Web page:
Hey there Mate,
Last night my partner Nick and I were out at our local pub. It’s been darn hot so most people were outside enjoying the cool when Nick got chatting with a couple as tends to happen in these environments. As the conversation evolved it was established that one partner was a doctor. Nick mentioned myself and was shocked to hear the response from the doctor’s partner, “Yes, I stopped reading Dr George’s site when he started advocating risky behaviour”.
Nick was floored and honestly wondered if they were joking. Nick mentioned that I was a very firm safe sex educator, and had to ask how he had the impression that I was promoting risky behaviour?
After a bit of to and fro it was established that there were concerns about how my blogging about sex-on-premises venues was promoting promiscuous and potentially unsafe behaviour.
Moral judgements aside I was genuinely interested in this impression. I remember when the HIV crisis first erupted there was huge focus on sex venues of the day for their involvement in the spread of the virus. To quote, “The AIDS crisis: a documentary history” by Douglas A. Feldman, Julia Wang:
In the United States, the debate on the gay baths has political as well as public health aspects. With the support of some members of the gay community, New York City’s public health officials closed the St. Mark’s Baths and eventually nine of thirteen other gay baths in 1986 because they felt that the risks outweighed any other considerations. In 1984, the San Francisco Health Department closed gay baths and other gay commercial establishments. These actions were challenged in court. New York City’s action to close the St. Mark’s Baths and the other bathhouses was upheld. San Francisco’s right to regulate sexual behavior in the baths was upheld, but it could not legally close the baths. The effect, nevertheless, was to close the baths.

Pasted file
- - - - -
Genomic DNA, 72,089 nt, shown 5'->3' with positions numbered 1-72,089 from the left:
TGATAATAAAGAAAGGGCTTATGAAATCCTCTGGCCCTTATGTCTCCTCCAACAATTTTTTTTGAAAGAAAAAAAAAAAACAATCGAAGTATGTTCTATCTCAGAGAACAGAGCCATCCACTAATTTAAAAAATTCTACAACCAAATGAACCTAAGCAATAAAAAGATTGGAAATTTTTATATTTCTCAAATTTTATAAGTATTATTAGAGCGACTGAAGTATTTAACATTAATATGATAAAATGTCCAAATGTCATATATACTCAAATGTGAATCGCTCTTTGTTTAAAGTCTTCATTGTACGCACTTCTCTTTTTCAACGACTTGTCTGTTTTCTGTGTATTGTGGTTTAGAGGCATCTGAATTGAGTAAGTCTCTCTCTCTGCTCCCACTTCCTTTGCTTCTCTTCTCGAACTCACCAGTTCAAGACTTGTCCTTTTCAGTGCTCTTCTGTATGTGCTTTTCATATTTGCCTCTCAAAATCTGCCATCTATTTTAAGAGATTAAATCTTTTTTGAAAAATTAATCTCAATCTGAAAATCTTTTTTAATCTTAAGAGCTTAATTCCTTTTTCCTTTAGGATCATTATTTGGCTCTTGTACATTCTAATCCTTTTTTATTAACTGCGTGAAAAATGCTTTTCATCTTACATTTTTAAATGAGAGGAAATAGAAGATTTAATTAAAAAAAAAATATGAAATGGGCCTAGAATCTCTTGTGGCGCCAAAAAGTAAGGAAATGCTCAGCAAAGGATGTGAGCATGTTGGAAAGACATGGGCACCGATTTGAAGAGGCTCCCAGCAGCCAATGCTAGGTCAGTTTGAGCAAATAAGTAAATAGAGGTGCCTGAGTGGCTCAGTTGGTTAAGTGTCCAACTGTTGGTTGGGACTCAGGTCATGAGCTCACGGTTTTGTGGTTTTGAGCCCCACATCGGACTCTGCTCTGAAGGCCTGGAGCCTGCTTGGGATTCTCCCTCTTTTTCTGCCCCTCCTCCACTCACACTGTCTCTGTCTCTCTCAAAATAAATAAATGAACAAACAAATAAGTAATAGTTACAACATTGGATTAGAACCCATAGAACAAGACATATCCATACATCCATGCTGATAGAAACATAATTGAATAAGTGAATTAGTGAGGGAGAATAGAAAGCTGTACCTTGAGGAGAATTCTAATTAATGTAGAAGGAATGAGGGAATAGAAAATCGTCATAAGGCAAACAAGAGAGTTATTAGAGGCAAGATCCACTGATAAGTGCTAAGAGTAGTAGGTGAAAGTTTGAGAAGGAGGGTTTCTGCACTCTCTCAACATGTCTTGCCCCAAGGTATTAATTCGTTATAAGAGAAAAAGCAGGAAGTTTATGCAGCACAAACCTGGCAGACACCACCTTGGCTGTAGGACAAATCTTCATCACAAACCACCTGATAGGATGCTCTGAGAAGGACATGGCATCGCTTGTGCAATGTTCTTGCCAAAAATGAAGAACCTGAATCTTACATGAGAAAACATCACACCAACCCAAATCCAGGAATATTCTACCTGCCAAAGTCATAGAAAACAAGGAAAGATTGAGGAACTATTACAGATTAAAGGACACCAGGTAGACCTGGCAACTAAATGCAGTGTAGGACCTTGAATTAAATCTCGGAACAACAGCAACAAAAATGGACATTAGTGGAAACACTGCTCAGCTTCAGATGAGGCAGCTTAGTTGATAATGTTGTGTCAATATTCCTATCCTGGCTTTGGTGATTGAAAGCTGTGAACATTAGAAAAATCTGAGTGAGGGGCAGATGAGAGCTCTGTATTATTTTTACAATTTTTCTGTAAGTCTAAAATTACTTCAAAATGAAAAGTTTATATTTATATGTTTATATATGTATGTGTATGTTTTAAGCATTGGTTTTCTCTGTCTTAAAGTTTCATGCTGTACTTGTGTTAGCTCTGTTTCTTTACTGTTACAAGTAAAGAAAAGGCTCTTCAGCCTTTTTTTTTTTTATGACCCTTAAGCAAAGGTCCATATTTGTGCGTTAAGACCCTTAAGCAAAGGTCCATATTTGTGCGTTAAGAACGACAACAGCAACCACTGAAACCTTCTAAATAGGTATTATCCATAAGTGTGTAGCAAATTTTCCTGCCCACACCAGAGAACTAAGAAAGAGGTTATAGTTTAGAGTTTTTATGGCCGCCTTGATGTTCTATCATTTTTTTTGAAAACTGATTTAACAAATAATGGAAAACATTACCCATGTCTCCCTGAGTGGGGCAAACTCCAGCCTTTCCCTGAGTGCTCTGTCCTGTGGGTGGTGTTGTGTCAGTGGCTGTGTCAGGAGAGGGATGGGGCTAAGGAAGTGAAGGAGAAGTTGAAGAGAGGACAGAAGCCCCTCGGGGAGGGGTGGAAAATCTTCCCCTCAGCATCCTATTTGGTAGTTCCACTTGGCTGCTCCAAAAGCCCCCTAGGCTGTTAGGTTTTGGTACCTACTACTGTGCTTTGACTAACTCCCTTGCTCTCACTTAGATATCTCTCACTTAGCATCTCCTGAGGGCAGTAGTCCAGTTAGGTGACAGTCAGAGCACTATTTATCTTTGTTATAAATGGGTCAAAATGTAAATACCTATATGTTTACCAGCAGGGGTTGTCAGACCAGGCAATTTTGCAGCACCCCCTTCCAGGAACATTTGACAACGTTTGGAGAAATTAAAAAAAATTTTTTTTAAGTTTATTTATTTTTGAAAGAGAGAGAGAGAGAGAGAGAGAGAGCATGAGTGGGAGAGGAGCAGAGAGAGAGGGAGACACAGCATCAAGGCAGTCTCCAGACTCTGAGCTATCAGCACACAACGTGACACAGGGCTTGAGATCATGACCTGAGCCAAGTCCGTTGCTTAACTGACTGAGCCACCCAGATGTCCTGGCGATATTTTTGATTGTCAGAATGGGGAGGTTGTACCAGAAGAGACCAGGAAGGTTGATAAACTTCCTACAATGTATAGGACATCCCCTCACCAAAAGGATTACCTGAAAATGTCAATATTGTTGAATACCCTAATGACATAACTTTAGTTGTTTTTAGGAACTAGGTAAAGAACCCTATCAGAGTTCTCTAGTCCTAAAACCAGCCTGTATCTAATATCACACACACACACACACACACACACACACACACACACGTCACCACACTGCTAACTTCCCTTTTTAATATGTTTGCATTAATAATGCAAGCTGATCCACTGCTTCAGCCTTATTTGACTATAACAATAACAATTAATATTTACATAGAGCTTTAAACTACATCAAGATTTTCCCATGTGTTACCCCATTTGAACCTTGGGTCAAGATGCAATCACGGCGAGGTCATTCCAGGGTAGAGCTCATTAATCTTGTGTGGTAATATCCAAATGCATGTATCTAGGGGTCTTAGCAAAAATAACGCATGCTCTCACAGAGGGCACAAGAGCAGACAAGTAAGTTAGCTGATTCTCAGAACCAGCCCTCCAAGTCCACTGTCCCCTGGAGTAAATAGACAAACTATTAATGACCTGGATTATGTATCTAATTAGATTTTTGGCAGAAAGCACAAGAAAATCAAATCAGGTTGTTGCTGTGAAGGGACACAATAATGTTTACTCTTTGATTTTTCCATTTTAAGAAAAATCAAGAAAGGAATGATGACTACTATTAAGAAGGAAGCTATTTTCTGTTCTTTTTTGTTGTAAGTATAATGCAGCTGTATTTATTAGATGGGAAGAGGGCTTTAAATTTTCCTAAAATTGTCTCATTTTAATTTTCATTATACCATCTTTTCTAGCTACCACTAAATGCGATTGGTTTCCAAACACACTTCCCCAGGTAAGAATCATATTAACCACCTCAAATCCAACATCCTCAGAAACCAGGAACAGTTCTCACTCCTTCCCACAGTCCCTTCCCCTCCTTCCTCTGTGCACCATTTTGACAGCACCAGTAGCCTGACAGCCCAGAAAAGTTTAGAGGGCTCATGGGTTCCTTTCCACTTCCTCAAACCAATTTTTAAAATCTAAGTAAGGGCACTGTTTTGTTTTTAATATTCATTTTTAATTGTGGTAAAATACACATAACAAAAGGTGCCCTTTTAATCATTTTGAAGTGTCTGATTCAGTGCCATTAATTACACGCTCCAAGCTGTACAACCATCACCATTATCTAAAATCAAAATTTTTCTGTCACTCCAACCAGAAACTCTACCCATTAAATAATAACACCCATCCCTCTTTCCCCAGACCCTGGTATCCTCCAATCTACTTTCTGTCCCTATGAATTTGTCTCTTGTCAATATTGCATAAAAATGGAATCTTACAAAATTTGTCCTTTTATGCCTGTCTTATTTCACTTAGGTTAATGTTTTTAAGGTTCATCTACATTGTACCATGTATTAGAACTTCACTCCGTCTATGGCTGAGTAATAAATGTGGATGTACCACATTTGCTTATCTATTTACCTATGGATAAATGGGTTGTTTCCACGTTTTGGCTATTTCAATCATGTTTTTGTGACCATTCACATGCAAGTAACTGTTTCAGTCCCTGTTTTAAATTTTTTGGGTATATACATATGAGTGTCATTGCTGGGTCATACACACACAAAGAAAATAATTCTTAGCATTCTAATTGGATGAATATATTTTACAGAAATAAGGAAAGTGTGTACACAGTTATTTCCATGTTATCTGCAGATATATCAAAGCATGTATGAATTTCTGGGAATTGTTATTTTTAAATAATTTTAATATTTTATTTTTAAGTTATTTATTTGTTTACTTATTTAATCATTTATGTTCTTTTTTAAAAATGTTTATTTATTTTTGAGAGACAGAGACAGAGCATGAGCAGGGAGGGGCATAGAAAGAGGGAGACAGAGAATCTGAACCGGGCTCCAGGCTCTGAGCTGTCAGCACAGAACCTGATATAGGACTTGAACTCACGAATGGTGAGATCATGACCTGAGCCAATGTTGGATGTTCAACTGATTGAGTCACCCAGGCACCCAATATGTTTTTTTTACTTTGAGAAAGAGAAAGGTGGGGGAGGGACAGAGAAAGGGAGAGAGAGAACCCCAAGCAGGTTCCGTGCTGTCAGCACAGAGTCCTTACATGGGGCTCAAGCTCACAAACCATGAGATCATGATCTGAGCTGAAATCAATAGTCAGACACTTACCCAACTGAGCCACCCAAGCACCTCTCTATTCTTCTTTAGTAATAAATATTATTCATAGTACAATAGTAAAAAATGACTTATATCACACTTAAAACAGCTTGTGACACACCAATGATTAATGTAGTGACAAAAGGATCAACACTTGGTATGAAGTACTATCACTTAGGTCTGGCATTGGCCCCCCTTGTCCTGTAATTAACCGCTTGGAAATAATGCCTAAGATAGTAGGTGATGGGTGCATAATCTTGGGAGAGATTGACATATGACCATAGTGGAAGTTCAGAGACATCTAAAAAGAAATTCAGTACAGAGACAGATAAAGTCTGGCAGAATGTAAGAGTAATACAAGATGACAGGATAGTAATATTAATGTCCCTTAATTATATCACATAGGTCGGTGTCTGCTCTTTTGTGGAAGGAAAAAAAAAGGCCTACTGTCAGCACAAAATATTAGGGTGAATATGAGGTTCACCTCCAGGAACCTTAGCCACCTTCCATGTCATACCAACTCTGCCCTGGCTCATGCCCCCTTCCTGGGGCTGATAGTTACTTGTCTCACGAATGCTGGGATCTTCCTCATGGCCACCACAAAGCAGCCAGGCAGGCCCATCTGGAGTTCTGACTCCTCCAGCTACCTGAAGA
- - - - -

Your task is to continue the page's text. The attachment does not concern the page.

At the time of these legislative changes there was no clear cause or vector of the the spread of this illness other than it was happening to gay men who were having frequent sexual encounters. The concept of safe sex was not developed, nor was a full understanding of HIV prevention, treatment and care for those living with HIV.
Today is a different story. Gay saunas and sex venues have become places not only of hedonism but also education. A study published in the Journal of Acquired Immune Deficiency Syndromes shows that managers of sex venues have embraced the importance of sharing the safe sex message:
All the bathhouses provided free condoms, and nearly all displayed educational posters in public areas and had informational pamphlets available for patrons. A few of the bathhouses offered outreach services and counselling services. Almost all promoted testing for HIV/sexually transmitted infection (which included providing information about where to get tested), and 75.5% had HIV testing programs in their venues. Most of the HIV testing programs were started during the past 5 years, initiated by the bathhouse management or a community agency, and operated by community-based agencies. About one third of the programs offered rapid HIV testing.
While education is one aspect, it does not clearly explain if attending sex venues actually leads to increased rates of HIV infections.